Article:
with the other MVPs across the Microsoft stack answering questions.    Ask me anything about: Office 365 SharePoint TypeScript JavaScript WindowsPhone Microsoft Band XBox One Windows 10 ...(Read whole news on source site)

WebJobs QueueTrigger not working?

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Originally posted on:’ve just spent quite some time trying to figure this out, you read many good things about WebJobs, and as luck would have it, you’re in the market for some nifty backend processing whenever something is added to a queue, so now seems a good time to take a proper look. So, right click on my web app, and select ‘Add, New Web Jobs’ and create a new WebJob project. Then start adding my code: class Program { static void Main() {
var host = new JobHost(); host.RunAndBlock(); } public static void ProcessQueueMessage([QueueTrigger("myqueue") string msg, TextWriter log) { log.WriteLine("Got msg {0}!", msg); } } This is the file that opens up and is initially visible. So far so looking good. Run and it says: Yay. So I add a message to queue. Nothing. The message stays there the webjob stays quiet. The clue is in the console: Functions??? Turns out there is another class called ‘Functions’...(Read whole news on source site)

Building and deploying large-scale machine learning pipelines - O'Reilly Radar

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Building and deploying large-scale machine learning pipelines - O'Reilly Radar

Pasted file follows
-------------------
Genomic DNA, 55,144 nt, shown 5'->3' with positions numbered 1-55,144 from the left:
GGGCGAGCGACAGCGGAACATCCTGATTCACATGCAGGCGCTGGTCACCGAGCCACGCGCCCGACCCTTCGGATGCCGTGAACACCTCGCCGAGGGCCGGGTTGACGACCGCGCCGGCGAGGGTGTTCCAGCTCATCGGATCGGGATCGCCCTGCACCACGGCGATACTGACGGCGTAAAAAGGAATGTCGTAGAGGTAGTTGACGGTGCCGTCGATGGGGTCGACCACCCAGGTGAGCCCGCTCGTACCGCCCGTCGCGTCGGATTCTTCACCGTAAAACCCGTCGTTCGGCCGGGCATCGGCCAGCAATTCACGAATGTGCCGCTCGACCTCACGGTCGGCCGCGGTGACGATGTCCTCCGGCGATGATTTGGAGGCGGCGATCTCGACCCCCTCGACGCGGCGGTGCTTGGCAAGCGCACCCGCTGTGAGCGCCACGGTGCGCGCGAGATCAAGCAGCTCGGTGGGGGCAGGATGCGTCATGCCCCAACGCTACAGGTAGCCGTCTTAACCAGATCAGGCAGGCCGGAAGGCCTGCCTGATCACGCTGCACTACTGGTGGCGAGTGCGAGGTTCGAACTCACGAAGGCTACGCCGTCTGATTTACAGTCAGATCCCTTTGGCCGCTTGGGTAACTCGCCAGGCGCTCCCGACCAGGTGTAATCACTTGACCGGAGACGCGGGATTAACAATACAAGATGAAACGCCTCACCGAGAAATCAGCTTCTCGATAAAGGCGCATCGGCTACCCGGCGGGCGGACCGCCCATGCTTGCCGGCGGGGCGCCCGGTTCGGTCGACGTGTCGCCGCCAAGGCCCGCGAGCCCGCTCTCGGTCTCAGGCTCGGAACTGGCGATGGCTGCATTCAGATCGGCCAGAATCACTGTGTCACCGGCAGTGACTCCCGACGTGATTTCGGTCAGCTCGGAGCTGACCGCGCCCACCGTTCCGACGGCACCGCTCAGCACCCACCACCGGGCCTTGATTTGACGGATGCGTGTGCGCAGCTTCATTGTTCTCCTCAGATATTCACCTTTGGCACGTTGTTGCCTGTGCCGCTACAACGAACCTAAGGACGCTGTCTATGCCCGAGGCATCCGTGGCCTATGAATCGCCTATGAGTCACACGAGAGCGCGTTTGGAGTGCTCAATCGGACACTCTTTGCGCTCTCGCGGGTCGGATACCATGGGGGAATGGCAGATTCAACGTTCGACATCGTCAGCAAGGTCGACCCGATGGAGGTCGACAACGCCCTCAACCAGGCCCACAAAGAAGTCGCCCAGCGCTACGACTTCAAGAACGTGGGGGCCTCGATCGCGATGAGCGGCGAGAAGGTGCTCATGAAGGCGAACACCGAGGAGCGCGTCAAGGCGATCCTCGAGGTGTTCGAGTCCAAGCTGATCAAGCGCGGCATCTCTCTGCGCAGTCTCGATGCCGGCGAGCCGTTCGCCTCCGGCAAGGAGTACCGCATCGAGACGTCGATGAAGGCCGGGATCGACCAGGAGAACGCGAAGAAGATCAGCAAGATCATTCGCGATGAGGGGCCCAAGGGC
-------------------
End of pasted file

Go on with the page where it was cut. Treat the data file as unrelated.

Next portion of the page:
There are many algorithms with implementations that scale to large
data sets (this list includes matrix factorization, SVM, logistic
regression, LASSO, and many others). In fact, machine learning experts
are fond of pointing out: if you can pose your problem as a simple
optimization problem then you’re almost done.

Of course, in practice, most machine learning projects can’t be
reduced to simple optimization problems. Data scientists have to manage and maintain complex data projects

A recent example would be ml-matrix — a distributed matrix library that runs on top of Apache Spark.

Workflow tools have become more common, and these days, such tools exist for data engineers, data scientists, and even business analysts (Alteryx, RapidMiner, Alpine Data, Dataiku).
As I noted in a recent post, we’ll see more data analysis tools that combine an elegant interface with a simple DSL that non-programmers can edit.

(A related AMPLab project Velox provides a framework for managing models...(Read whole news on source site)

Windows 10 – Going Backwards

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Originally posted on: I’m not sure how, but I seem to be an outlier in this point of view.  I am finding that almost everything they are doing to Windows 10 to make it more acceptable to the masses is taking away features that I preferred in Windows 8.  It isn’t that I thought everything was great and didn’t need to be improved, but these are features that I found at the very least useful and in most cases efficient.  I’m just going to hit on the big ones here. Let’s start with the
left swipe gesture.  In Windows 8 this gave us the ability to rotate through open applications.  In most cases what you are looking for is the first previous application used.  This meant that a single swipe would bring you back to that application.  Now you have an old Windows 7 Alt+Tab screen that pops up and sticks there.  You then have to pick which screen you wanted. Another feature that I liked with the modern apps was mutually adjusting snapped apps.  If you had two apps snapped side-by-side and adjusted the border in between them both changed size.  Since...(Read whole news on source site)